Taking postage online

 
 
By Ron Miller  |  Posted 2006-07-10 Email Print this article Print
 
 
 
 
 
 
 


With the new system, Comery said the clerk begins by accessing Pitney Bowes Label Number Software on his or her PC and then copies the case number from the case management software and enters the ZIP code where the letter is going. The clerk then uses the Pitney Bowes LPS-1 PC Label Printer to print a bar-code label encoded with this information and applies it along with a certified mail sticker (which come in packets from the USPS) to a regular business envelope (saving approximately 95 cents per envelope). Finally, the clerk walks this envelope across the room to the Pitney Bowes DM5550 Series Mailing System, scans both bar codes and then mails the envelope in the normal fashion.

Recent figures show a continuing steep decline for U.S. Postal Service first-class mail, thanks to increased e-mail usage and e-commerce.Click here to read more.
According to Platt, the bar-code information is transmitted via a modem attached to the Mailing System workstation using Pitney Bowes IntelliLink technology.

"PB then uploads the information to USPS nightly," Platt said. "The USPS provides files back to PB four times per day with delivery information on any Delivery Confirmation, Signature Confirmation, Certified Mail and e-Return Receipt transactions which have been electronically processed through a DM series mailing system."

Platt said that when defendants receive the certified letter from the court, they sign a form provided by the carrier. He said this form is then scanned by the post office, after which the paper form is destroyed. It is this scanned version that the court eventually receives in a PDF file.

Rocky Road court personnel can then view updates using the My Account feature at pb.com with the latest delivery status information.

"If the customer wants up-to-the-minute information, then they can click on the tracking number on My Account and PB will make an API call to USPS to get any updates since the last file was sent from the USPS," Platt said.

If court personnel need to track this information, Comery said they can sign onto the PB Web site. In fact, one person is responsible for checking the progress of outstanding return receipts twice a week. When the signature is received, the clerk enters the signature date in the appropriate file in the case management software, and, once a week, the court downloads tracking information into a Microsoft Excel spreadsheet.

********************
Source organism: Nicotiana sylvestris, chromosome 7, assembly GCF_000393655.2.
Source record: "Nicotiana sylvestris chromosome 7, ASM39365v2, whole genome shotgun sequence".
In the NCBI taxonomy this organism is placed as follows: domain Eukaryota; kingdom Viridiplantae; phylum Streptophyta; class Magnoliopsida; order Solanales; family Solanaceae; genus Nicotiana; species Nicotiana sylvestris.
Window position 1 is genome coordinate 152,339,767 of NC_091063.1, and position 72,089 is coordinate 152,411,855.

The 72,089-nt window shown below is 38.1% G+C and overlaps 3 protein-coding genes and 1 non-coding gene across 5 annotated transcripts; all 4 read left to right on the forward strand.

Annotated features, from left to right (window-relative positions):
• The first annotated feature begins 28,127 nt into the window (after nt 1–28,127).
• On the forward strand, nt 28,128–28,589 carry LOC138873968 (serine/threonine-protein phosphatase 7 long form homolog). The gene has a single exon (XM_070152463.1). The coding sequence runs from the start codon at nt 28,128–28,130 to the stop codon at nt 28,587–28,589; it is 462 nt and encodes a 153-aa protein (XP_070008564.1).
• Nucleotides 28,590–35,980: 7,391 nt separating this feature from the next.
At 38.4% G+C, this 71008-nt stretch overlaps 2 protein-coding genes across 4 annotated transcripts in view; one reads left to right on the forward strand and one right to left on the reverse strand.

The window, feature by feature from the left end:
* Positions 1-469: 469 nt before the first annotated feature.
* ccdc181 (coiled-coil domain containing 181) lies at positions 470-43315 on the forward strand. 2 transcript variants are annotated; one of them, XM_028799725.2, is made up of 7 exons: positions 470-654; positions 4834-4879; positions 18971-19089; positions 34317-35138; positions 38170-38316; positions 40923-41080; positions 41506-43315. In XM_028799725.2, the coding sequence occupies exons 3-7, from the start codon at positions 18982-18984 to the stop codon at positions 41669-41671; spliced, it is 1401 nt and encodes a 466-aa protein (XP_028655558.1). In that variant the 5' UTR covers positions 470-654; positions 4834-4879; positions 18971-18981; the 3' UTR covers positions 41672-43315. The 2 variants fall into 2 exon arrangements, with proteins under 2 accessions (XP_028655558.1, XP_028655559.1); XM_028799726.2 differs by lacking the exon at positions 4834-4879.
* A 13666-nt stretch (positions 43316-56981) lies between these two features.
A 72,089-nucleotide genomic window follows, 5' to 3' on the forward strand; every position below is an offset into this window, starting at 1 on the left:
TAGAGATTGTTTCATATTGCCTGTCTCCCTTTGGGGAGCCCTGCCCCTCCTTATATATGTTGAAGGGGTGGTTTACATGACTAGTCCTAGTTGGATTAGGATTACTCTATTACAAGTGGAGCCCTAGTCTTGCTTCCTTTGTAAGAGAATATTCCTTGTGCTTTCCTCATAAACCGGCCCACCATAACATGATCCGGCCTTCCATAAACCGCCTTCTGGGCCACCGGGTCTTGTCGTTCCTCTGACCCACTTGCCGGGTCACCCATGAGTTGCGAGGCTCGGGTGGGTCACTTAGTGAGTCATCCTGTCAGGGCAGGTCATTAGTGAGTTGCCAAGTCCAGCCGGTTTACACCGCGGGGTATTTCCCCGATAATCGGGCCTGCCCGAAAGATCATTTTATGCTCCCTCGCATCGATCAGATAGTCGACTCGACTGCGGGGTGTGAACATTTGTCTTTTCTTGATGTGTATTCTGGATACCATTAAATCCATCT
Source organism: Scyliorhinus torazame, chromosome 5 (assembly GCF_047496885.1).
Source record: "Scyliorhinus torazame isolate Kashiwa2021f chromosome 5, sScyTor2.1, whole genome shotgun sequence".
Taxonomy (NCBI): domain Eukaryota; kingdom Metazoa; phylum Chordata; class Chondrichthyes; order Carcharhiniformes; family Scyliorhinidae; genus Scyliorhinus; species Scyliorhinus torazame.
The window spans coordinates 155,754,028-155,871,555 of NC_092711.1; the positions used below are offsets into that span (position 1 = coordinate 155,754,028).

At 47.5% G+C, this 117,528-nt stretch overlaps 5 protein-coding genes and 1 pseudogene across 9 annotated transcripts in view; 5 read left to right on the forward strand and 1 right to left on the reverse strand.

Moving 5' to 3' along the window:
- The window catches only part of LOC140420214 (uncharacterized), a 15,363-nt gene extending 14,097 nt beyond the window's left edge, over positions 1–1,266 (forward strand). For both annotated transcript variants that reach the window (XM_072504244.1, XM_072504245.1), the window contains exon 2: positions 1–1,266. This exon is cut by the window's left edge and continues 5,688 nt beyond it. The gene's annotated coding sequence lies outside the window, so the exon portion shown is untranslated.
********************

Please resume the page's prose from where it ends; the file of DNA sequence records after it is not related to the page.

Every Monday, a court clerk downloads signature files (the equivalent of the old green card) onto the courts system. If Comery needs to view a signature, she can access the case management system and locate the case number and the date the summons was delivered. Then, using this information, she can search the PDF files for the signature.

The court has a daily, weekly and monthly backup system to ensure that electronic information wont be lost, and court personnel keep copies of the backups off-site, Comery said.

Also, Pitney Bowes maintains a duplicate set of records for additional backup. Those records are kept for seven years, the time period mandated by courts for documents related to a case.

Pitney Bowes began working with the USPS shortly after the USPS introduced e-Return Receipt in September, 2004, Platt said. The two worked together to create a product line of electronic postage meters that would facilitate the e-Return Receipt system.

The postal service didnt have any products to allow businesses to take advantage of the new electronic system. Comery said that the electronic system devised by Pitney Bowes and the USPS is not only more efficient but that, at $1.35 each, the electronic system saves the court 50 cents per transaction.

One additional challenge: getting the Supreme Court of Ohio to approve this as a legal method of service. And Comery said that even with approval by the state Supreme Court, individual district courts were free to use e-Return Receipt or not.

In the near future, Comery said the court hopes to integrate the Pitney Bowes system with their CourtView case management system so that there is no need to copy case numbers or maintain separate PDF signature files. The court is already working with Maximus and Pitney Bowes to make this happen.

For now, the court will continue to do some work manually, with the ultimate goal, according to Mike Bracken, the courts system administrator, to have seamless integration across the two systems.

Ron Miller is a freelance writer based in Amherst, Mass. He can be reached at ronsmiller@ronsmiller.com.

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